At the end of each activity in the intervention group, the time and theme of the next activity were announced, and each participant received a reminder 1–2 days in advance; the researchers participated in and observed the whole process, recorded the content of each activity, identified problems, and gave feedback for timely solutions.
Research indicators and tools
General information of the PD patients
Based on literature review and expert interviews, the baseline data included social demographic data [sex, age, marital status, education, current working status, income, medical expense, payment method); PD-related data (primary disease, dialysis duration (months), dialysis frequency (bags/day)].
Self-management scale of the PD patients
Cronbach’s α coefficient was 0.962, the test–retest reliability was 0.937, the content validity index was 0.963, and the correlation coefficient between the items and the total score of the scale was 0.370–0.758, indicating good reliability and validity of the Self-management scale. The scale included 5 dimensions and 28 items in total, namely: technical operation of fluid exchange (7 items), treatment of abnormal conditions in operation (4 items), diet management (5 items), complication monitoring (8 items), emotional management and social regression (4 items). All items were scored by the Likert 4-grade scoring system, with “never”, “occasionally”, “often” and “always” as 0, 1, 2 and 3 points respectively. The score of each dimension was the sum of the scores of the items in each dimension, and the total score of the scale was the sum of the scores of each dimension. The total score range was 0–84, and the higher the score, the better the management ability.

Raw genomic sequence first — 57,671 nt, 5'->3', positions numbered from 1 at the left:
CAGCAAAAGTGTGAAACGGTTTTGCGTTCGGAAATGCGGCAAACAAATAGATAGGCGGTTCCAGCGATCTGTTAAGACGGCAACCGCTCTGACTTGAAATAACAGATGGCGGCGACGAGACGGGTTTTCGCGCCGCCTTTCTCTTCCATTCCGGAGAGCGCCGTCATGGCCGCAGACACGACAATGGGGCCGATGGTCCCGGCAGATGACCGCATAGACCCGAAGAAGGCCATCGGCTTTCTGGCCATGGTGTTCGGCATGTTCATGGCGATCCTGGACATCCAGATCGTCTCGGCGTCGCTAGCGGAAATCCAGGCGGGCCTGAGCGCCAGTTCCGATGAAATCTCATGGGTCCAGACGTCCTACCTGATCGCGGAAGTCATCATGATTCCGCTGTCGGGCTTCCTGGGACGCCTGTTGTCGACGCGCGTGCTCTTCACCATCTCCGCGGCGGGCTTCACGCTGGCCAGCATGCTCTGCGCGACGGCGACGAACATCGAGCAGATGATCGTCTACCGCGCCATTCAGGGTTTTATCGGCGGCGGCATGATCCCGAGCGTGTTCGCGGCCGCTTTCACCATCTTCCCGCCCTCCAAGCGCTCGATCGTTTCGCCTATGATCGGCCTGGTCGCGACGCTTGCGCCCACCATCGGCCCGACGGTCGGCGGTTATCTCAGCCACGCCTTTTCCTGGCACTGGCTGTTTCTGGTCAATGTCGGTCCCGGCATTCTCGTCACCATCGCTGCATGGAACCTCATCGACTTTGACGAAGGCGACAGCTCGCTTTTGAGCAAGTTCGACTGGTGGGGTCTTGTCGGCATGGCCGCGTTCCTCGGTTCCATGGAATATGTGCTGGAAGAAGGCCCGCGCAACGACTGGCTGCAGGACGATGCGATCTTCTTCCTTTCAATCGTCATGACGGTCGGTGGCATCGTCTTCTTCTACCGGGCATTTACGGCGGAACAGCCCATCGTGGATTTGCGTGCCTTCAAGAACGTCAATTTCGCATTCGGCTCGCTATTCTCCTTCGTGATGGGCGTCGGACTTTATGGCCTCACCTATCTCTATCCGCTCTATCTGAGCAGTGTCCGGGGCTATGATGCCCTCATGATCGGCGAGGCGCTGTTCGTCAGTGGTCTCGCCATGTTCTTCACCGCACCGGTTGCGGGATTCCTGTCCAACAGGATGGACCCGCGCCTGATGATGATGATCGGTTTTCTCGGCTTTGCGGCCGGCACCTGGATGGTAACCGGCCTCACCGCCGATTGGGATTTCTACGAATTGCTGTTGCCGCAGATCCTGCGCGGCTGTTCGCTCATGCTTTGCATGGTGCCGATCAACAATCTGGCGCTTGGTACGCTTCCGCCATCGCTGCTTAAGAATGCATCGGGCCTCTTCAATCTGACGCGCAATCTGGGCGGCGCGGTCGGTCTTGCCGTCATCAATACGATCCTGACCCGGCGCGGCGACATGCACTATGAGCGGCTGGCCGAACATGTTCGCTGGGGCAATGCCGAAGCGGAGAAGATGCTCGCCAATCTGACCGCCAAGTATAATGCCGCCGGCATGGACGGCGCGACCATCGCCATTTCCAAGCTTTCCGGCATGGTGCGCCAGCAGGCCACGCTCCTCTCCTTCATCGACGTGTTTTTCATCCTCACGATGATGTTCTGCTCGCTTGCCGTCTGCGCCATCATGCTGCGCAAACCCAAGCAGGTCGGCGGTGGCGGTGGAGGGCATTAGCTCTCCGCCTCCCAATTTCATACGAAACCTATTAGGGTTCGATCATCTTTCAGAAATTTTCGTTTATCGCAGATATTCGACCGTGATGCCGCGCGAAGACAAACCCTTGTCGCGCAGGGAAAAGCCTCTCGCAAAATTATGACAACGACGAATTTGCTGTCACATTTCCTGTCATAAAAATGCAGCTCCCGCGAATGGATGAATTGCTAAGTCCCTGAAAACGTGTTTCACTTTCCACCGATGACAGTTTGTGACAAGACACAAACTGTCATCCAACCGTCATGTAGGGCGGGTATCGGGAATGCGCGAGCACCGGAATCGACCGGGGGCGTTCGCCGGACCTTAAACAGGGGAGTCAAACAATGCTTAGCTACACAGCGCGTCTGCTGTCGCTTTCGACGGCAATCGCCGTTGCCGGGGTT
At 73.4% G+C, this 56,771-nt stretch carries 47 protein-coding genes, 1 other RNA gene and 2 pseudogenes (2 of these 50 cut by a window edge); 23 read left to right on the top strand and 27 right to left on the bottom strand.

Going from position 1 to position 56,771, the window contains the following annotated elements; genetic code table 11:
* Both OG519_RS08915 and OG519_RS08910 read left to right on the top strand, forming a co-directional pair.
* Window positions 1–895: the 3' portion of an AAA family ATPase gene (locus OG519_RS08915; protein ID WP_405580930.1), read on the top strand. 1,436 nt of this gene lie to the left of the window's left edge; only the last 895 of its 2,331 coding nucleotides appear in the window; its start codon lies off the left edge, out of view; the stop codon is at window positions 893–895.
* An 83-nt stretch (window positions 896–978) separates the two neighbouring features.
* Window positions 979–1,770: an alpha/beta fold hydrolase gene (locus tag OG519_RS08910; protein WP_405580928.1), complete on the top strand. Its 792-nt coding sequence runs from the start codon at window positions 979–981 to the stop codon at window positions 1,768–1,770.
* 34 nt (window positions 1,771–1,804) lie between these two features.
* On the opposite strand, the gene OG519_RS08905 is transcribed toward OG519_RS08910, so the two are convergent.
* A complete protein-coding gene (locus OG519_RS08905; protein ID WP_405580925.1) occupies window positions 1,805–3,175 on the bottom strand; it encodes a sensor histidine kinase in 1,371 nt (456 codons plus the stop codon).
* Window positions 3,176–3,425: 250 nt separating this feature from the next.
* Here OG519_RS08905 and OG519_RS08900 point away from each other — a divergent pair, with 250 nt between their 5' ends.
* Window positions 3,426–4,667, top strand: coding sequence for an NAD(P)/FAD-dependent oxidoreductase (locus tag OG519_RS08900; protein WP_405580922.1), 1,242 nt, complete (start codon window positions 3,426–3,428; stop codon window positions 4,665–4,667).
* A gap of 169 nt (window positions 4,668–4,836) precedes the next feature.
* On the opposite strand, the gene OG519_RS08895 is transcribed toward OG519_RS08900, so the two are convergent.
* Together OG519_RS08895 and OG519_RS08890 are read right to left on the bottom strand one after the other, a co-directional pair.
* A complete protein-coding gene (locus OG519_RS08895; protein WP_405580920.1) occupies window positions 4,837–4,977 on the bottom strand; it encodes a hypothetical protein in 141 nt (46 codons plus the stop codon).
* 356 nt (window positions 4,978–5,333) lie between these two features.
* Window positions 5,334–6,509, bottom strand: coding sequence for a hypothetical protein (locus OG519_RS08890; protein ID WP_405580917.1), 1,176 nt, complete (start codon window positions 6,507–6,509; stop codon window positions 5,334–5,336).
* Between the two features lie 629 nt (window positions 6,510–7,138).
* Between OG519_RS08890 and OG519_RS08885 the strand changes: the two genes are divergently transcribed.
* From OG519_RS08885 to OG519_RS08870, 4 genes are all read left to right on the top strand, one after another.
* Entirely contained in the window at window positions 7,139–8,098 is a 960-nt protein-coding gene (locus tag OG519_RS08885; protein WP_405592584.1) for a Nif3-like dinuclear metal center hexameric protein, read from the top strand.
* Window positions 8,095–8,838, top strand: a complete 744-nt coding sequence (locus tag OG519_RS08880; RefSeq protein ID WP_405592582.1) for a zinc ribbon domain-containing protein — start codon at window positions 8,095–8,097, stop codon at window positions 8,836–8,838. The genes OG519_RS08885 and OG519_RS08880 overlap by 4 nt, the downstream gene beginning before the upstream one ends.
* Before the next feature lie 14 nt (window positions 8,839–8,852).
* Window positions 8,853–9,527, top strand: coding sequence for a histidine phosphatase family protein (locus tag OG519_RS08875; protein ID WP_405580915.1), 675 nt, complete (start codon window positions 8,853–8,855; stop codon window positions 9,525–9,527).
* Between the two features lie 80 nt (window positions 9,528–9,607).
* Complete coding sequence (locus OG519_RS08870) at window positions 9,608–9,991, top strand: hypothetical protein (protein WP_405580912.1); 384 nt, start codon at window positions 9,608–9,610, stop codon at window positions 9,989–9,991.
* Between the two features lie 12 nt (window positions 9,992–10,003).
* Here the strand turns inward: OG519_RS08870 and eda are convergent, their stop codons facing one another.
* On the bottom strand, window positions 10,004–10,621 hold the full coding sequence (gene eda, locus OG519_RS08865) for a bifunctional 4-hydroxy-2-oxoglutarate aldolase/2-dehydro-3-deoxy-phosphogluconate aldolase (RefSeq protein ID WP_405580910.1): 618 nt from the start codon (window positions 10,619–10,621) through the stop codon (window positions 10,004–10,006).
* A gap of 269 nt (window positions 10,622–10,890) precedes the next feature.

The related risk factors were taken as the core, and monitoring indicators were set, including albumin (Alb), prealbumin (PA), hemoglobin (Hb), phosphorus (P), calcium (Ca), creatinine (Cr), and the urea clearance index (Kt/V).
The data were collected and input into Epidata3.1 software by two people to establish a database. The data were imported into SPSS 17.0 software for statistical analysis. Chi-square test was used to compare the technical data of unordered variables. For measurement data comparison, t-test was used to analyze two independent samples with normal distribution, and repeated ANOVA analysis was used to analyze multiple independent samples with normal distribution/homogeneity of variance. Correction was conducted for further analysis if not consistent with normal distribution. P<0.05 or P<0.01 was considered as statistically significant.
Comparison of the general information of the three groups
A total of 101 patients completed the study, of which 1 in the control group withdrew because of transferring to hemodialysis; 1 in the WeChat group withdrew for not participating in peer support activities three times; 2 in the face-to-face group withdrew because of transfer to another facility for medical treatment, and voluntary cessation. The general information of the three groups is shown in Table 3.
Comparison of self-management ability before and after the intervention